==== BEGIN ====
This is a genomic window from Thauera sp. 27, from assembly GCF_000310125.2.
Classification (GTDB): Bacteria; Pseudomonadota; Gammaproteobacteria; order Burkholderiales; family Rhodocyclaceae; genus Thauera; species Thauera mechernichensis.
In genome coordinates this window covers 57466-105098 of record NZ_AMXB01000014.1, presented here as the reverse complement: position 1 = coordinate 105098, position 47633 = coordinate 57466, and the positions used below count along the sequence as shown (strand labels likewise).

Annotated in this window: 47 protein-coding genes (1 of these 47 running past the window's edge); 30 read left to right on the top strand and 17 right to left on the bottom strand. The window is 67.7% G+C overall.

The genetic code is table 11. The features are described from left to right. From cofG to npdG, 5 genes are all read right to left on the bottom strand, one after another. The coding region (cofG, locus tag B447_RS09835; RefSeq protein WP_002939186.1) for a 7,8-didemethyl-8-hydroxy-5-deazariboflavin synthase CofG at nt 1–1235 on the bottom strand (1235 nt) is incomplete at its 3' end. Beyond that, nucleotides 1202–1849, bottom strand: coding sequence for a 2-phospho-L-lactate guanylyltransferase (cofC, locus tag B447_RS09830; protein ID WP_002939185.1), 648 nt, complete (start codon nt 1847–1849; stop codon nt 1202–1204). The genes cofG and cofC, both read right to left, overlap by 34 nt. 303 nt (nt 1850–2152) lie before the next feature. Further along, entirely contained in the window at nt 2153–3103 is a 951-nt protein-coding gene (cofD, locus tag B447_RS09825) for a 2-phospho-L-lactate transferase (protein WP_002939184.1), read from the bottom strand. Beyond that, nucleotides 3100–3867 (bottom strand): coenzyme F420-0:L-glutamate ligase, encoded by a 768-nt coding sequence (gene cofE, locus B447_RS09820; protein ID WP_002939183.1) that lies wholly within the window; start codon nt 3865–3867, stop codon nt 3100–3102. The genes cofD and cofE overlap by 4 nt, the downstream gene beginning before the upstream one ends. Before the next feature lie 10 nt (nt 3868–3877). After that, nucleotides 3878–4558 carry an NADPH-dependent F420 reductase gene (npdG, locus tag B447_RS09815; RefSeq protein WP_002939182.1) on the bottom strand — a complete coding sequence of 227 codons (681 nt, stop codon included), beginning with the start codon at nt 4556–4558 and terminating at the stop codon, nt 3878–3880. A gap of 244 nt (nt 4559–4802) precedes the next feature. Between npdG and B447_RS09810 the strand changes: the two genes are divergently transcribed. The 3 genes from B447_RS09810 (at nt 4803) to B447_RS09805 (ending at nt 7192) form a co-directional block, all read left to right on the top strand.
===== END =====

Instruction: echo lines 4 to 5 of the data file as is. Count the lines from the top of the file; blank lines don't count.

Annotated in this window: 47 protein-coding genes (1 of these 47 running past the window's edge); 30 read left to right on the top strand and 17 right to left on the bottom strand. The window is 67.7% G+C overall.

The genetic code is table 11. The features are described from left to right. From cofG to npdG, 5 genes are all read right to left on the bottom strand, one after another. The coding region (cofG, locus tag B447_RS09835; RefSeq protein WP_002939186.1) for a 7,8-didemethyl-8-hydroxy-5-deazariboflavin synthase CofG at nt 1–1235 on the bottom strand (1235 nt) is incomplete at its 3' end. Beyond that, nucleotides 1202–1849, bottom strand: coding sequence for a 2-phospho-L-lactate guanylyltransferase (cofC, locus tag B447_RS09830; protein ID WP_002939185.1), 648 nt, complete (start codon nt 1847–1849; stop codon nt 1202–1204). The genes cofG and cofC, both read right to left, overlap by 34 nt. 303 nt (nt 1850–2152) lie before the next feature. Further along, entirely contained in the window at nt 2153–3103 is a 951-nt protein-coding gene (cofD, locus tag B447_RS09825) for a 2-phospho-L-lactate transferase (protein WP_002939184.1), read from the bottom strand. Beyond that, nucleotides 3100–3867 (bottom strand): coenzyme F420-0:L-glutamate ligase, encoded by a 768-nt coding sequence (gene cofE, locus B447_RS09820; protein ID WP_002939183.1) that lies wholly within the window; start codon nt 3865–3867, stop codon nt 3100–3102. The genes cofD and cofE overlap by 4 nt, the downstream gene beginning before the upstream one ends. Before the next feature lie 10 nt (nt 3868–3877). After that, nucleotides 3878–4558 carry an NADPH-dependent F420 reductase gene (npdG, locus tag B447_RS09815; RefSeq protein WP_002939182.1) on the bottom strand — a complete coding sequence of 227 codons (681 nt, stop codon included), beginning with the start codon at nt 4556–4558 and terminating at the stop codon, nt 3878–3880. A gap of 244 nt (nt 4559–4802) precedes the next feature. Between npdG and B447_RS09810 the strand changes: the two genes are divergently transcribed. The 3 genes from B447_RS09810 (at nt 4803) to B447_RS09805 (ending at nt 7192) form a co-directional block, all read left to right on the top strand.